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The A To Z Basics Of Proving Closed Head Injury

These are some of our toughest cases to convince insurance companies and juries to accept. The problem in the past has been that these cases turn on the believability of the plaintiff, their families and their co-workers. Anyone handling such claims must first start by referring to the injury as a Traumatic Brain Injury (TBI) with all parties concerned, including the expert witnesses.

To effectively work these cases, one must understand the new diagnostics available and how they coincide with the Client’s complaints. To do this, you must have your radiologist (nuclear or neuro) talking and working hand in hand with your clinical expert. Clinical experts should be a neurologist, neuropsychiatrist, psychiatrist or psychologist. Some of the modern diagnostic tools we have used in our TBI case include SPECT (single photon emission tomography) scans and PET (positron emission tomography) scans.

Finding a radiologist who understands the injuries and can diagnose coup contrecoup (CCC) and brain shear is critical. CCC is when the brain moves forward to back or side to side, suddenly and forcefully, damaging two sides of the brain. Brain shear is the movement of the brain’s grey matter over from the white matter due to centrifugal force. When this happens, the delicate blood supply and neuron connections are severed.

During your trial, when using PET or SPECT scanning, you must have your radiologist review how both diagnostic studies are used, not only for TBI, but also for other problems or diseases unrelated to trauma, for example, heart disease. Your radiologist must get down from the witness stand and show and explain your client’s diagnostic study and compare it to a normal PET or SPECT scan, in front of the jury. Lastly, go into great detail as to either or both tests being recognized as authoritative by the American Radiology Association.

Please be aware that the technology for diagnosing TBI is advancing daily. Some of the best diagnostic studies involve MRI (magnetic resonance imaging). Three and seven tesla MRI magnets show much improved imaging for detecting micro hemorrhages or other subtle injuries to the brain. You must talk to your radiologist about focal (contusions and hematomas) versus diffuse (diffuse axonal injury and diffuse microvascular damage) injuries. There are several different MRI tests that can be used to better detect TBIs. The first is SWI (susceptibility weighted imaging). SWI is sensitive to iron, so it is a great tool to reveal even the smallest hemorrhages. fMRI (functional magnetic resonance imaging) can also be used to reveal hemorrhages. Another excellent study, used to detect ischemia, is DWI (diffusion weighted imaging) that measures ADC (apparent diffusion coefficient). DTI (diffusion tensor imaging) is used to detect and reveal axon injuries. Last, MR Spectroscopy is used to detect altered biochemistry in the brain. Going into the exact science behind these diagnostic studies goes beyond the scope of this article, but they must be discussed, prior to any testing, with your radiology expert. As you can see, TBIs are now easier to detect and prove with modern technological advances in diagnostic studies.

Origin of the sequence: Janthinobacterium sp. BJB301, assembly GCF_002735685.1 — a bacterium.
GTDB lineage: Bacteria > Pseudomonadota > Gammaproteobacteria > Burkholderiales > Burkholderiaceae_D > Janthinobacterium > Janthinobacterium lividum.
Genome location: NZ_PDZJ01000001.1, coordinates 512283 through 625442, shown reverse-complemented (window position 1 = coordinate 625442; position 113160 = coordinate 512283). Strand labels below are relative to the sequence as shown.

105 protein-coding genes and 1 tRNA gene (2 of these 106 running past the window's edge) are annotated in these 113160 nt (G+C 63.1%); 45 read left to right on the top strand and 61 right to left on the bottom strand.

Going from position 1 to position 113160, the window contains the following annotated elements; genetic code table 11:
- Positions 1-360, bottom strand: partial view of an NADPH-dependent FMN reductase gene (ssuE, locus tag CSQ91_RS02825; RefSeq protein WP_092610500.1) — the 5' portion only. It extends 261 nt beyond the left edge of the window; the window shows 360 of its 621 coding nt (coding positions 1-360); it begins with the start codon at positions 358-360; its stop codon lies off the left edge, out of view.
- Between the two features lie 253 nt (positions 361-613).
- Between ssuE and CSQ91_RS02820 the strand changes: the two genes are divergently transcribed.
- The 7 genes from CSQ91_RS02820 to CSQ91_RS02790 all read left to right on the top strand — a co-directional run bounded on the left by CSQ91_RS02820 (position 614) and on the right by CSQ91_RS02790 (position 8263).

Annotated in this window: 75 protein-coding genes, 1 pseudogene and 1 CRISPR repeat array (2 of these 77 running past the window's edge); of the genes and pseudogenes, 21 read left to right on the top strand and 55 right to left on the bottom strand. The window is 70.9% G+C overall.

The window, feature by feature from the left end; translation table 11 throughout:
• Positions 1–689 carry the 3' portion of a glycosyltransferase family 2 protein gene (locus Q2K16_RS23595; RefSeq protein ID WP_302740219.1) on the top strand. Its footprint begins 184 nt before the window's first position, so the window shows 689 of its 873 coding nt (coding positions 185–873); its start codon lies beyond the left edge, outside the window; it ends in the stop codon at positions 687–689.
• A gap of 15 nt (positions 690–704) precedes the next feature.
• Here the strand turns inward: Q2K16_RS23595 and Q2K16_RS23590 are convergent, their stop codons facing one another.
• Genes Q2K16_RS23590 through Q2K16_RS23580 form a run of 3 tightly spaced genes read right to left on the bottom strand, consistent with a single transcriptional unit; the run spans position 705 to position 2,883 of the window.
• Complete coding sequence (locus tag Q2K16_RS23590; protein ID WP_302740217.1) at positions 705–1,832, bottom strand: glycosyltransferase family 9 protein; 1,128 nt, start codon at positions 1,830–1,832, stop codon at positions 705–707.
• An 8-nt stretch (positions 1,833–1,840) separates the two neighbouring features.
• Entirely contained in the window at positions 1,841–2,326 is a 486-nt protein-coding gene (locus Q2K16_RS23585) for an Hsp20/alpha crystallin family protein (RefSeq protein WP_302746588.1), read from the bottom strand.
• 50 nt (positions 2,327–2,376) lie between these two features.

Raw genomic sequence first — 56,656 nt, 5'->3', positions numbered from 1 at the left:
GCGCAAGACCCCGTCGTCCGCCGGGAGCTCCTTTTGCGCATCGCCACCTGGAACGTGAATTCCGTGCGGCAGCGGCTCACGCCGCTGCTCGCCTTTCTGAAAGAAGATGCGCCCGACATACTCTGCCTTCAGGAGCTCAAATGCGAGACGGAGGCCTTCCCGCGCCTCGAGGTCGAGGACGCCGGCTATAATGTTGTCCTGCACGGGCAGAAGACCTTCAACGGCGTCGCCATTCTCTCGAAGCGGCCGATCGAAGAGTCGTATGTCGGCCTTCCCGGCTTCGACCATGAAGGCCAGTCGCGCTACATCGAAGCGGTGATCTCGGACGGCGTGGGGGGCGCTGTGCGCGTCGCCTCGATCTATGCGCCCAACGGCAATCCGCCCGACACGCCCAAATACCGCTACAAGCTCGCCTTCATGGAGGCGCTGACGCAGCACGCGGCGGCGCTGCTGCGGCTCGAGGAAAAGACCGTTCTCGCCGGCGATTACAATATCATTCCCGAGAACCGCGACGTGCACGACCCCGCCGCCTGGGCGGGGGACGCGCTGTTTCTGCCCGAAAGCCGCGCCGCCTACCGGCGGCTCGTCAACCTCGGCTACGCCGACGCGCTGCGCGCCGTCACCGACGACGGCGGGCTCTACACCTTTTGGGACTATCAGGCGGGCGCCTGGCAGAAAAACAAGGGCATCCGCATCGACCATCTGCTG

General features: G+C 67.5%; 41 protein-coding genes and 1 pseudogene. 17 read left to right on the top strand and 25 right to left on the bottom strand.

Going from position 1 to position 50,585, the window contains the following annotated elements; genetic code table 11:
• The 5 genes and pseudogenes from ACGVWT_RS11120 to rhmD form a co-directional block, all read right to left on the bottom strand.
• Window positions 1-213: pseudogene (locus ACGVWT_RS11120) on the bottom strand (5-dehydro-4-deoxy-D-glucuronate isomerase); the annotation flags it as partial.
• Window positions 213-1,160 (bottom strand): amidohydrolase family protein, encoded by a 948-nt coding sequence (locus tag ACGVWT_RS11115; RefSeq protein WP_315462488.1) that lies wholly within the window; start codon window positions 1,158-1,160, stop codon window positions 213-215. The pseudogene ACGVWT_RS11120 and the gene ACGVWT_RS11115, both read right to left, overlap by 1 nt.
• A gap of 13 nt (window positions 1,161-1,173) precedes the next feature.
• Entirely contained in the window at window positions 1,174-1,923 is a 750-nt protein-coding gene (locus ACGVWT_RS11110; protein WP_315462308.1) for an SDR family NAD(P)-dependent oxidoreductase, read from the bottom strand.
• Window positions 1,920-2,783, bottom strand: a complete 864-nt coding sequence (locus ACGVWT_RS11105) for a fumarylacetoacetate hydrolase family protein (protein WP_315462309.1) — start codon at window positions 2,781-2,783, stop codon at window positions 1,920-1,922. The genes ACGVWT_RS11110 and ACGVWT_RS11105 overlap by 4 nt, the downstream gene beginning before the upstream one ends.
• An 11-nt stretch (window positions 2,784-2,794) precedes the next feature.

Please keep in mind that TBI cases are some of our toughest cases to prove. You should understand that time consuming efforts by the attorney, on behalf of the client, is required in every one of these cases. The attorney must be interactive in correlating the diagnostic imaging findings with the clinical findings. Therefore, a meeting or phone conference among the attorney, clinical physician (neurologist, psychiatrist, neuropsychiatrist, and or neuropsychologist), and the radiology expert (nuclear or neuro) at every phase of the workup of the case is necessary. Finally, your experts need to be able to discuss the long term development and effect on the brain from a TBI. You should have your experts discuss and show diagnostic findings of patients many years after suffering a similar head injury. Also, have your experts talk about beta alkaloids that begin to form on and in the brain as the body’s response to the injury to the brain. Beta alkaloids are often found in the brains of patients with Alzheimer’s disease.  Excellent research and expert opinion testimony is being developed by the attorney pursuing claims on behalf of the NFL Football Players.  The experts and research used by these attorneys are helping all of us in our representation of TBI victims.  Please do not hesitate to contact us with any questions about your TBI cases.

The A To Z Basics Of Proving Closed Head Injury

Goldman Babboni Fernandez
Murphy & Walsh

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